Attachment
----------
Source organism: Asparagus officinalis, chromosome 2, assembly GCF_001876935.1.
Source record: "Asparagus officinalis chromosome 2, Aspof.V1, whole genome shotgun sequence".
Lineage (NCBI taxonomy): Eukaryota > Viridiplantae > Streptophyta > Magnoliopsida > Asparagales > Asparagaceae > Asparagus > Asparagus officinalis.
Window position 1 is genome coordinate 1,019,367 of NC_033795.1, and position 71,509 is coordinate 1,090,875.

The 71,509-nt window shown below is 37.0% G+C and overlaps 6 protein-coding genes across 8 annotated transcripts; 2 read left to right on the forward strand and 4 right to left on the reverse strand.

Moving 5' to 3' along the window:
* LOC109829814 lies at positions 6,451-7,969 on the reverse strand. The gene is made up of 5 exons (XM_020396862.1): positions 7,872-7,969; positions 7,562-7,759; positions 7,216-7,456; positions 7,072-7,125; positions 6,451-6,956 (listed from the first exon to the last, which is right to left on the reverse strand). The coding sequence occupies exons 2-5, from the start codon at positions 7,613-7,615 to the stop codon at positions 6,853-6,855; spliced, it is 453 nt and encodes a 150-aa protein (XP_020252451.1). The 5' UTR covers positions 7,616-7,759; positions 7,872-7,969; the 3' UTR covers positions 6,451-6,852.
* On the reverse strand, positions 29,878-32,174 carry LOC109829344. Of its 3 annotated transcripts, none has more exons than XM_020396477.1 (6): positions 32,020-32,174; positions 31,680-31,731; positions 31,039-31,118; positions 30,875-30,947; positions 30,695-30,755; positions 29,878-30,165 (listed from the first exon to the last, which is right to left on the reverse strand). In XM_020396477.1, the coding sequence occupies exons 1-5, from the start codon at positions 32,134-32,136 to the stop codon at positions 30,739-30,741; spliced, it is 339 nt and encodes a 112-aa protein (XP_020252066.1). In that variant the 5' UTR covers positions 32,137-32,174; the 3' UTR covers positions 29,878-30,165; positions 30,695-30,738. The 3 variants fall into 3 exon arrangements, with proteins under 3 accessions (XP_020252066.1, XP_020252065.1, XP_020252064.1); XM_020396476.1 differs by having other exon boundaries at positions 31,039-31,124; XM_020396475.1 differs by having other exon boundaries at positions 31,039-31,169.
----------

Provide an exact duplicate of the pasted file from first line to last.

Source organism: Asparagus officinalis, chromosome 2, assembly GCF_001876935.1.
Source record: "Asparagus officinalis chromosome 2, Aspof.V1, whole genome shotgun sequence".
Lineage (NCBI taxonomy): Eukaryota > Viridiplantae > Streptophyta > Magnoliopsida > Asparagales > Asparagaceae > Asparagus > Asparagus officinalis.
Window position 1 is genome coordinate 1,019,367 of NC_033795.1, and position 71,509 is coordinate 1,090,875.

The 71,509-nt window shown below is 37.0% G+C and overlaps 6 protein-coding genes across 8 annotated transcripts; 2 read left to right on the forward strand and 4 right to left on the reverse strand.

Moving 5' to 3' along the window:
* LOC109829814 lies at positions 6,451-7,969 on the reverse strand. The gene is made up of 5 exons (XM_020396862.1): positions 7,872-7,969; positions 7,562-7,759; positions 7,216-7,456; positions 7,072-7,125; positions 6,451-6,956 (listed from the first exon to the last, which is right to left on the reverse strand). The coding sequence occupies exons 2-5, from the start codon at positions 7,613-7,615 to the stop codon at positions 6,853-6,855; spliced, it is 453 nt and encodes a 150-aa protein (XP_020252451.1). The 5' UTR covers positions 7,616-7,759; positions 7,872-7,969; the 3' UTR covers positions 6,451-6,852.
* On the reverse strand, positions 29,878-32,174 carry LOC109829344. Of its 3 annotated transcripts, none has more exons than XM_020396477.1 (6): positions 32,020-32,174; positions 31,680-31,731; positions 31,039-31,118; positions 30,875-30,947; positions 30,695-30,755; positions 29,878-30,165 (listed from the first exon to the last, which is right to left on the reverse strand). In XM_020396477.1, the coding sequence occupies exons 1-5, from the start codon at positions 32,134-32,136 to the stop codon at positions 30,739-30,741; spliced, it is 339 nt and encodes a 112-aa protein (XP_020252066.1). In that variant the 5' UTR covers positions 32,137-32,174; the 3' UTR covers positions 29,878-30,165; positions 30,695-30,738. The 3 variants fall into 3 exon arrangements, with proteins under 3 accessions (XP_020252066.1, XP_020252065.1, XP_020252064.1); XM_020396476.1 differs by having other exon boundaries at positions 31,039-31,124; XM_020396475.1 differs by having other exon boundaries at positions 31,039-31,169.